We Need to Talk about Kevin

Christopher Smail


There is one particular scene in Lynne Ramsay’s haunting film We Need to Talk about Kevin where a teenage Kevin, the demented offspring of Tilda Swinton and John C Reilly and played by newcomer Ezra Miller, is glowering down upon his parents from the landing, his chest naked and his cat-like face framed by greasy black locks. With a look that could be described as evil you kind of think that this is how the creepy kid from The Omen would turn out in his teenage years. It’s a fitting comparison, because Ramsay has made a psychological horror film in the same vein as that classic Richard Donner movie. A horror film that is less interested in overloading the audience with buckets of blood and more in tune with the underlying neurosis of a serial killer, focusing on cranking up a sinister atmosphere you could cut with a knife.

A lot has been discussed and written about We Need to Talk about Kevin recently. It’s the first film by acclaimed Scottish filmmaker Lynne Ramsay in over a decade. It’s the film that will win Swinton another Oscar. It’s the film where Ezra Miller gets medieval on your ass. Literally in this case, with a crossbow, in a school gymnasium. Based on the novel of the same name by Lionel Shriver, Ramsay has ditched the bulk of the text, streamlining it. Most notably when adapting it for the screen she’s discarded the letters that grief stricken mother Eva writes to her son in prison which form a significant part of the novel. The adaptation though has gotten no complaints from Shriver herself.  She even went as far as writing a rather self-gratifying piece in The Times commending the film and Ramsay.

The film is light on dialogue but is filled to the brim with startling imagery to compensate. It tells of successful travel writer Eva (Swinton) who begins to freak out when she discovers she is pregnant by her goofy husband (John C. Reilly) and commences a life long battle with her disturbed son Kevin (Ezra Miller). His psychotic behaviour includes blinding his younger sister in one eye and stuffing her hamster down the sink.

One of the creepiest elements of the film is how similar mother and child look. Swinton and Miller are styled with identical black hair and both have the same pale high boned faces. It’s this level of symmetry that can unnerve, but give the audience a way into the complicated and horrific relationship that these two human beings endure. As a psychological thriller We Need to Talk about Kevin is thoroughly successful. The major philosophical/psychological theme that it explores is the theory of nature versus nurture, the eternal argument about who is to blame when said child royally screws up and ends up going loco on some classroom chums: science or the mother. The film isn’t so simplistic as to merely point the finger at Eva and offers the only real answer out there: there ain’t no answer. You can coo and bleat your heart out about parent’s rights and good genes but you’re never going to come up with concrete proof. What is clear is that Eva has nothing but resentment towards Kevin since day one, and has trouble hiding it.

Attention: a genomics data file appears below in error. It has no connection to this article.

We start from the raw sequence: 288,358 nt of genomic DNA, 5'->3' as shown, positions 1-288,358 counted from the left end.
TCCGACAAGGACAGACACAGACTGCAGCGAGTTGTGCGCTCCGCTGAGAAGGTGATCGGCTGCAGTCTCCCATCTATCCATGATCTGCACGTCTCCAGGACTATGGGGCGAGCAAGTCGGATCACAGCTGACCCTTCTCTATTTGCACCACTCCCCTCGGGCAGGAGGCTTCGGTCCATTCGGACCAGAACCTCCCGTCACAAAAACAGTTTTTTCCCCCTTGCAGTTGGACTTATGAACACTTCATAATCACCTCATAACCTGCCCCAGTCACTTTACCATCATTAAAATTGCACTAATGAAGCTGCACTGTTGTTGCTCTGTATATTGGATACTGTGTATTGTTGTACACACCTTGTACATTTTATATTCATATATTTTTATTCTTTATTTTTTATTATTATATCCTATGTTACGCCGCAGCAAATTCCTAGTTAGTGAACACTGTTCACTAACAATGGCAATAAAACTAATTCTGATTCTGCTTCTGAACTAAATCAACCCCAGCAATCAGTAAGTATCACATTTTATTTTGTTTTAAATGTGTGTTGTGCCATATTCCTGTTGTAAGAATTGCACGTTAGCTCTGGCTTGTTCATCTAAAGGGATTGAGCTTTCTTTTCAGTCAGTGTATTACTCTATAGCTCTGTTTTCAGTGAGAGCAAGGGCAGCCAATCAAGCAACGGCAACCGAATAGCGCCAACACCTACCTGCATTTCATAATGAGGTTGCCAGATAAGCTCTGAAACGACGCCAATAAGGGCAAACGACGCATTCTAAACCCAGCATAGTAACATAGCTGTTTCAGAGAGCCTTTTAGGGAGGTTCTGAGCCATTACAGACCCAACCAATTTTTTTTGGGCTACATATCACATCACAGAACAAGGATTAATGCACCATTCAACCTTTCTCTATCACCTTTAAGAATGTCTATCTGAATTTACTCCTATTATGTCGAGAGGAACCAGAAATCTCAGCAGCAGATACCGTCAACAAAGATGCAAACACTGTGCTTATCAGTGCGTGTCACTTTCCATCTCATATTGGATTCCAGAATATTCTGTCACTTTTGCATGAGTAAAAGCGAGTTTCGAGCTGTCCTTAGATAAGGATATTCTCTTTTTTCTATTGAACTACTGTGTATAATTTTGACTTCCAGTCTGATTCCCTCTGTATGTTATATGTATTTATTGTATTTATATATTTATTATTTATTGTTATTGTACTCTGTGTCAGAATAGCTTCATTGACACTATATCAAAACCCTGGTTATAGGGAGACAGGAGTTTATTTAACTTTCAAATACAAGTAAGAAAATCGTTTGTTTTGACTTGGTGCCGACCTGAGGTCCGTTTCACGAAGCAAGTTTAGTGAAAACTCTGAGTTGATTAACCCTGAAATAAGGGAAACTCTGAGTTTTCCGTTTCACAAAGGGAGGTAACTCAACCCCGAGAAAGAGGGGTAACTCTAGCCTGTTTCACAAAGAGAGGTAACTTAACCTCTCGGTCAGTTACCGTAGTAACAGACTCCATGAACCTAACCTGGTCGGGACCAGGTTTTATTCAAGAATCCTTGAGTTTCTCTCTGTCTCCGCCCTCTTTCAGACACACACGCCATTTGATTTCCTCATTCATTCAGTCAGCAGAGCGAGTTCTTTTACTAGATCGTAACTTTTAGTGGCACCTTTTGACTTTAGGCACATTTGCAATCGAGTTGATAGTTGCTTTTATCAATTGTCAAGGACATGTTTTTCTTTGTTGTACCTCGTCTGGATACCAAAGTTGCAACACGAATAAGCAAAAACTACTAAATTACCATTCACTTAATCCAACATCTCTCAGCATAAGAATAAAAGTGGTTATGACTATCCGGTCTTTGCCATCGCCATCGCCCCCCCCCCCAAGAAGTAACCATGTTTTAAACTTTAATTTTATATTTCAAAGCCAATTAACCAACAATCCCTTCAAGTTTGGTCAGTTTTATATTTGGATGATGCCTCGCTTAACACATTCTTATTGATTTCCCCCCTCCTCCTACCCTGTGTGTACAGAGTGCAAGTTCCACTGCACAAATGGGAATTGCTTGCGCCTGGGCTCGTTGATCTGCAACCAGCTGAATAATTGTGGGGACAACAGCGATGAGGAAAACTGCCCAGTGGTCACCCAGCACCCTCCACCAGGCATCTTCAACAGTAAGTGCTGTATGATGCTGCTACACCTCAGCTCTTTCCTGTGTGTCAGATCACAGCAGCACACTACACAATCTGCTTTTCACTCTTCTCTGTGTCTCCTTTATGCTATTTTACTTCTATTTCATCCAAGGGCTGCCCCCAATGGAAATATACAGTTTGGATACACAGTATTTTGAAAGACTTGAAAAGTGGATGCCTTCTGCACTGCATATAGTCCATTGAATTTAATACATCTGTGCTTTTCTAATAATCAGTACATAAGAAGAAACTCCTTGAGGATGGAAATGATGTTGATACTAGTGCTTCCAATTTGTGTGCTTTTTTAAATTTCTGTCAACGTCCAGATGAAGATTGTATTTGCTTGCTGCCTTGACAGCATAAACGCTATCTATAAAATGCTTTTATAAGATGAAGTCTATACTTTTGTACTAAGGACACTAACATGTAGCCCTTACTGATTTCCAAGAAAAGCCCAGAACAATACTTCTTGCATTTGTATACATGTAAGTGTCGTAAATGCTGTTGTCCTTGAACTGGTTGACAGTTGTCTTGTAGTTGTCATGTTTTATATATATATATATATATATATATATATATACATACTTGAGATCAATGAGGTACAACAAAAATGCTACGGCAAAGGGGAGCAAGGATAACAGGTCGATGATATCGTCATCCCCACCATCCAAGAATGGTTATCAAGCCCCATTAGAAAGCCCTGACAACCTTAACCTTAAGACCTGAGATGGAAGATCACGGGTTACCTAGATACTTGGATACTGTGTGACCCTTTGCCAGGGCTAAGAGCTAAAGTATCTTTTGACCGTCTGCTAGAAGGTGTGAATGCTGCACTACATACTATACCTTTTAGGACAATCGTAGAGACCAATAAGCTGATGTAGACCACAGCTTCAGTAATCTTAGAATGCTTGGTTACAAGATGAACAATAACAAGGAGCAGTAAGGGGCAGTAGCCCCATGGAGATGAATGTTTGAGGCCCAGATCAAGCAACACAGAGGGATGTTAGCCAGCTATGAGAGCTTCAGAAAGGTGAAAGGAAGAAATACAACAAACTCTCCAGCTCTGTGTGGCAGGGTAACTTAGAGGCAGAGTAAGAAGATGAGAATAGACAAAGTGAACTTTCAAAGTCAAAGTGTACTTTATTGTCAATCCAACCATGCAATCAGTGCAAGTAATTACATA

Ramsay has always been a gifted visual filmmaker. Right the way back to her short film Gasman to her acclaimed feature films Ratcatcher and Morvern Callar, her ability to tell stories through beautiful, thought provoking imagery is evident. She continues this tradition in We Need to Talk about Kevin as Ramsay floods the screen in a painter’s eye for colour. A sequence of a young Eva and her husband getting caught in a rainstorm in New York is memorable for its startling visual tone: lashings of golden light captured in off-kilter camera angles. Ramsay’s use of the colour red is perhaps a tad over the top in places though it certainly manages to suggest the overall tone of the film: blood, death and fear. It’s the opening sequence that sets it up as it seems Eva is caught in the midst of the Tomatina – thousands of semi-naked bodies splashed in crimson liquid. The structure of the film is quite experimental as it has more of the feel of a video installation then a mainstream Hollywood picture. The narrative is constantly jumping about from the past to the present so we are presented with a fractured interpretation of Eva and Kevin’s relationship which kind of works – considering the connection that the two have. It’s a mesmerising film: it draws you in and refuses to let you go until it is over. Disturbing is putting it mildly though, some scenes are plain horrific and it’s not because of any blood and guts, but rather the deep psychological trauma on display.

 One hopes Ramsay doesn’t take another 11 years to make a film. Contemporary cinema needs voices like hers: directors who have something to say and will not settle for anything less then what they want.











Christopher Smail is one of our favourite beasts in the NLP stable of film reviewers. We love his spiky, no-nonsense style that speaks of a young man who knows and loves his films…

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